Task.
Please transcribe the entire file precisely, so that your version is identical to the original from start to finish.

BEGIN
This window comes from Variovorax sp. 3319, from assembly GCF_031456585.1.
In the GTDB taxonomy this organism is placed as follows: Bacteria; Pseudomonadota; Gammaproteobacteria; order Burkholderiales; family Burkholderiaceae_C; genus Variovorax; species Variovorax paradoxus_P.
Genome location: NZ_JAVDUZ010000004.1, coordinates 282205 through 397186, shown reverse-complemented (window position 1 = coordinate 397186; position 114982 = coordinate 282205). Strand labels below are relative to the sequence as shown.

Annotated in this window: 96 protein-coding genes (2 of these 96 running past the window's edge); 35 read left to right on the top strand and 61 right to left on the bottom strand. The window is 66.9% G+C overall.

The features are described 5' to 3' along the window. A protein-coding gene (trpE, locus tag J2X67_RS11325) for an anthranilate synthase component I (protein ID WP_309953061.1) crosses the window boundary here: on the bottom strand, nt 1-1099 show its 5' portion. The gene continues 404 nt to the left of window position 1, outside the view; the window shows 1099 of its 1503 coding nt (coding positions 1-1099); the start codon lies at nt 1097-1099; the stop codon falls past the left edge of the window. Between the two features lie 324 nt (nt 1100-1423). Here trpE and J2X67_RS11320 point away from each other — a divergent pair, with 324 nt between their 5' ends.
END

This window comes from Variovorax sp. 3319, from assembly GCF_031456585.1.
In the GTDB taxonomy this organism is placed as follows: Bacteria; Pseudomonadota; Gammaproteobacteria; order Burkholderiales; family Burkholderiaceae_C; genus Variovorax; species Variovorax paradoxus_P.
Genome location: NZ_JAVDUZ010000004.1, coordinates 282205 through 397186, shown reverse-complemented (window position 1 = coordinate 397186; position 114982 = coordinate 282205). Strand labels below are relative to the sequence as shown.

Annotated in this window: 96 protein-coding genes (2 of these 96 running past the window's edge); 35 read left to right on the top strand and 61 right to left on the bottom strand. The window is 66.9% G+C overall.

The features are described 5' to 3' along the window. A protein-coding gene (trpE, locus tag J2X67_RS11325) for an anthranilate synthase component I (protein ID WP_309953061.1) crosses the window boundary here: on the bottom strand, nt 1-1099 show its 5' portion. The gene continues 404 nt to the left of window position 1, outside the view; the window shows 1099 of its 1503 coding nt (coding positions 1-1099); the start codon lies at nt 1097-1099; the stop codon falls past the left edge of the window. Between the two features lie 324 nt (nt 1100-1423). Here trpE and J2X67_RS11320 point away from each other — a divergent pair, with 324 nt between their 5' ends.